In contemporary America, many people describe themselves as “spiritual, not religious.” They are interested in God, prayer, and spiritual disciplines, but not in dogma or denomination. They are critical of religious people who, to them, seem concerned only with the finer points of doctrine and weekly attendance at a specific type of Christian church.
Evangelical Christians—including Pentecostals—need to listen to this critique, even as they disagree with it. The disagreement part is easy: Spirituality and religion cannot be separated so easily because what we believe and how we live are inseparable. The listening part is harder, however, because it involves recognition that many American churches—including, too often, our own—are spiritually dead. This deadness, which often manifests as persnickety dogmatism and denominational pride, in turn feeds the desire for a spirituality decoupled from organized religion.
Authentic renewal requires us to recouple religion and spirituality, faith and life, and doctrine, ecclesial communion, and vibrant experience. The 1978 publication of Richard J. Foster’s The Celebration of Discipline signaled the desire of many evangelicals to do precisely that. But given how Foster drew on spiritual classics from across Christian history, it also signaled the need for evangelicals to pay ecumenical attention to the best of what Christians have said and written about spirituality across the ages.
This poses a dilemma for evangelicals, however. As a movement, we are part of the “Great Tradition” of Christianity, which affirms the Trinity, Incarnation, and Atonement, among a host of doctrines held in common. Within that tradition, however, we are critical of some of the doctrinal emphases and spiritual practices of our fellow traditioners. As Western Christians, aspects of our doctrine and spirituality are distinct from and stand in tension with those of Eastern, i.e., Orthodox, Christians. As Protestants, we are critical of aspects of Catholicism: e.g., papal authority, soteriology, Mariology, sacramentalism. As evangelical Protestants, we have our own disagreements with mainline Protestants. And within evangelicalism, we have running disagreements too: Arminianism vs. Calvinism, credobaptism vs. paedobaptism, Pentecostalism vs. cessationism.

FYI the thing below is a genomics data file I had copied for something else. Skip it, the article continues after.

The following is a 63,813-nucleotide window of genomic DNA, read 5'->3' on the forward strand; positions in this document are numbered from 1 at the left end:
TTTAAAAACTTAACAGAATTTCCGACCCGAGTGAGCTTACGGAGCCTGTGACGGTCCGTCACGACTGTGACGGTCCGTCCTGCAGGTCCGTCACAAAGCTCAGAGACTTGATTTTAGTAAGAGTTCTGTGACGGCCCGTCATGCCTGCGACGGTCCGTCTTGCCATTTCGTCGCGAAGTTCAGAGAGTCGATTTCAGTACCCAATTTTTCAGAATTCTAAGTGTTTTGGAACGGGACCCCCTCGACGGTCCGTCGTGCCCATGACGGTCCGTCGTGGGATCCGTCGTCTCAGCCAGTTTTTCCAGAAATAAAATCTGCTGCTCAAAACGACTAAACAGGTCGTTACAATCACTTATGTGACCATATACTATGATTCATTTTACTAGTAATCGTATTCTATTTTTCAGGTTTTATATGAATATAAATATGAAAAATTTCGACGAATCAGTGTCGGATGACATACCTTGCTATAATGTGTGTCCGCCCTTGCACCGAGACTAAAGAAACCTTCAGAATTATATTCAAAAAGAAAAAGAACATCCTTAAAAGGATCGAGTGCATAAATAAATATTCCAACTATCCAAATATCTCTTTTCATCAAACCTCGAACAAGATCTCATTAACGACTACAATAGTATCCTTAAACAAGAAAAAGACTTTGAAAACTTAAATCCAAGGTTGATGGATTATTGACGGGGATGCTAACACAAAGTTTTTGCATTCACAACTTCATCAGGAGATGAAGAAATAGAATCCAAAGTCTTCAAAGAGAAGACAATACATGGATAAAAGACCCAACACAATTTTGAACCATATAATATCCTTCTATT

How, then, can evangelical Christians appropriate the riches of the Christian tradition without compromising our own contributions to and critique of it?
Answering that question is the agenda of Reading the Christian Spiritual Classics: A Guide for Evangelicals, edited by Jamin Goggin and Kyle Strobel. As the editors note in their Introduction, they have organized authors’ contributions around four themes: “why should spiritual classics be read, how should spiritual classics be read, what are these spiritual classics and who are the people behind them” (p. 11).
I will not review each of the chapters in the book, lest I simply recapitulate the book’s contents and make this review too long to be useful. However, by way of evaluation, I will say that I learned something from each chapter, found the book as a whole to be quite excellent, and was motivated—by reading it—not merely to read further in the spiritual classics but also to love God more, which is the ultimate and unifying point of all Christian spiritual classics.